Identification: What in the world is this yellow slime?

Discussion in 'Fungi, Lichens and Slime Molds' started by Whattheheck, Apr 26, 2013.

  1. Whattheheck

    Whattheheck New Member

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    Hi there,

    A few days ago I noticed this BRIGHT yellow slime/goo coming out of my bathroom/adjacent wall. I walked in and saw it and it scared the pants off me. I seriously had no idea what it was. I tried poking it with a piece of news paper and it was goo-like. A few days later it appeared to have a harder exterior. Through reasearch on the net it seems like its SLIME MOLD, but I have not been able to find any info about these occuring indoors? Most resources I have read say it occurs outdoors in gardens and on top of mulch. Anyways, here are the pics, if someone could please tell me what this is (and how to get rid of it!) it would greatly appreciate it.

    This is what it looked like the first day I found it:

    [​IMG]

    And here it is after a day:

    [​IMG]

    Thanks
     
  2. MycoRob

    MycoRob Active Member

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    that is special. can you break off a chunk of the edge and take a picture of the underside? Is it exactly like the top (slime mold) or does it have gills/pores (fungus)? Also, we need a cross section. If it is hard, just break it in half - is it crumbly into a fine dust (slime mold)?
     
  3. growing4it

    growing4it Active Member 10 Years

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    EEEEEWWWWWW. whatever it is have you investigated your home for water leaks? Try calling a home inspector. That yellow goo does not look good!
     
  4. Whattheheck

    Whattheheck New Member

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    Hi thanks for the replies. I am reluctant to touch it. I have spoken to my landlord and they are having a plumber look for leaks and inspect the bathroom today. It's really grossing me out that it's there. If I could I would just move out of the apartment but I have 3 months left on my lease.
     
  5. MycoRob

    MycoRob Active Member

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    On the plus side, it makes a good conversation piece. And I can't imagine it is harmful. I doubt any pets would be interested in it either.
     
  6. Whattheheck

    Whattheheck New Member

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    If anyone else can please help ID it that would be great. My landlord has no idea who to call about it.
     
  7. Frog

    Frog Contributor Forums Moderator 10 Years

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    As MycoRob said, information about texture, interior and lower surface would be needed to try to ID.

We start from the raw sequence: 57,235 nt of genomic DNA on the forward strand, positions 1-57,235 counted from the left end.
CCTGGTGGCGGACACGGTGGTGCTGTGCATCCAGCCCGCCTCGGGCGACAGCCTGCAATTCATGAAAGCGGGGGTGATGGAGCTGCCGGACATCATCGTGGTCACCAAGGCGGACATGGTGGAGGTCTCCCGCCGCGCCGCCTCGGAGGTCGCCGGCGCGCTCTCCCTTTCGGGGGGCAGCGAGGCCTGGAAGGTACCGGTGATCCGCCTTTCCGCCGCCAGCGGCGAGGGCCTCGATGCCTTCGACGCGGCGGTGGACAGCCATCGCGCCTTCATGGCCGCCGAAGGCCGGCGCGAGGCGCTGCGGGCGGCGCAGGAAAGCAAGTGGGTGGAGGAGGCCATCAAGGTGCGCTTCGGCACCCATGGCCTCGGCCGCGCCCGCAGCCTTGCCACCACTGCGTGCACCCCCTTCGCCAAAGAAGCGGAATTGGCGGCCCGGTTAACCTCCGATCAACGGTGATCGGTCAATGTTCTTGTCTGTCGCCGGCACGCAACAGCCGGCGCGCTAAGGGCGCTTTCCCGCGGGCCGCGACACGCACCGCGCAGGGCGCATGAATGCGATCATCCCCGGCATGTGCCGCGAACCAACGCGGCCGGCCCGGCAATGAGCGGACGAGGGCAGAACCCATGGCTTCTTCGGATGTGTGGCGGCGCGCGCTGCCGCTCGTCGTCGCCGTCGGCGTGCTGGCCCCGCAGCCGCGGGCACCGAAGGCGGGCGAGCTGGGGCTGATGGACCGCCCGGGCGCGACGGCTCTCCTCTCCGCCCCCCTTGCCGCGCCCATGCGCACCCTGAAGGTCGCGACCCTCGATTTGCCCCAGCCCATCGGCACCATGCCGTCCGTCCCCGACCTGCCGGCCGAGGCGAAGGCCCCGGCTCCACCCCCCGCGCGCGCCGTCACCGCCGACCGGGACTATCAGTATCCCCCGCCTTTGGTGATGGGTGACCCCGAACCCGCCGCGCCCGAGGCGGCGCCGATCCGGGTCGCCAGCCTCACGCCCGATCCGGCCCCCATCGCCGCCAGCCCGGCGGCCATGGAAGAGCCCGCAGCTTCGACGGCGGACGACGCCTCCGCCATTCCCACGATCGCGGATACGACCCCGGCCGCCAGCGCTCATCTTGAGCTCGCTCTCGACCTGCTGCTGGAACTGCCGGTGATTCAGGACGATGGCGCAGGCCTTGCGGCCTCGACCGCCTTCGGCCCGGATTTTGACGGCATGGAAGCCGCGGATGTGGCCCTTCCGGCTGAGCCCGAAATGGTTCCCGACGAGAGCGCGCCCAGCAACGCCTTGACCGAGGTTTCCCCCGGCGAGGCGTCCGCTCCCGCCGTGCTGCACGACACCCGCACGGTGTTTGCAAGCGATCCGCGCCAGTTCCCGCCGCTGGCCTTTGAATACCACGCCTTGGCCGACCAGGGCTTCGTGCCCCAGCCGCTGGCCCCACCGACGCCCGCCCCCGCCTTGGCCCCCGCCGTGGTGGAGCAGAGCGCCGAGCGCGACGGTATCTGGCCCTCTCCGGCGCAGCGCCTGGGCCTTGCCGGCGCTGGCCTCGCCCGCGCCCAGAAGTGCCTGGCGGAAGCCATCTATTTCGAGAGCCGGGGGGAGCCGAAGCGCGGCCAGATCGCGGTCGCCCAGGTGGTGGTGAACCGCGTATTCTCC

cheers,
    frog
     
  8. taresa

    taresa New Member

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    Did you ever figure out what this is? I have in my bathroom. I sprayed with bleach and and come back that dark color the next day
     
  9. Frog

    Frog Contributor Forums Moderator 10 Years

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    Hi Taresa,

    If you can provide some information on it, we may be able to ID it. If you can post a photo that would be great.
    - is it hard or flexible or watery to the touch?
    - can you describe surface texture, eg. if it is watery feeling, is the topside a mass of little balls. If it is hard or flexible, does the underside have gills or pores?
    - if you can break off a chunk what is the interior like? again photo is helpful.

    cheers,
    frog
     
  10. Savannah Kutz

    Savannah Kutz New Member

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    I too have fungus like this growing in between my dishwasher and cabinet. It's a spongy like fungus that hold moisture. The texture is hard to explain. This is the 4th time I've removed it. The last time I removed it, spray it with a water/bleach solution, then used cocking to fill in the cracks of where it was growing to block moisture from getting it. It's been about a month and it's grown back already. Last time I removed it, it has tiny worms or maggets living it in. Pls help! I have no clue on what I should do.
     

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  11. Frog

    Frog Contributor Forums Moderator 10 Years

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    Hi Savannah,

    Slime molds are watery to the touch in general, evanescent: They don't hold their shape at all when you push on them lightly. If it is a slime mold then it is harmless and not possible to affect aside from removing the dampness.

    If yours has a firmer texture, not watery, it is likely something else, probably a fungus.
    • If it is possible to dry out the area, that may prevent growth of the fruiting body, but the body of the fungus may remain in the wall.
    • If it is not possible to dry out the area, you could try changing the ph of the area: Make it a bit more or a bit less acidic, eg. spray with vinegar or coat with baking soda. I can't promise success, it depends on how flexible or not this particular species is around acidity level tolerance.
    • If you can bring it to a local mushroom club/expert, an ID might help towards getting rid of it and/or finding out what it is doing, eg. whether or not it is a wood decayer. Missouri Mycological Society
    • Speaking with an expert at your local horticultural centre about the pros and cons of fungicides may be useful: I'm not suggesting this because of safety issues around the location, and the low rate of success, but may be worth a conversation.
    I hope something there is useful to you,
    cheers,
    frog
     
  12. Durgan

    Durgan Contributor 10 Years

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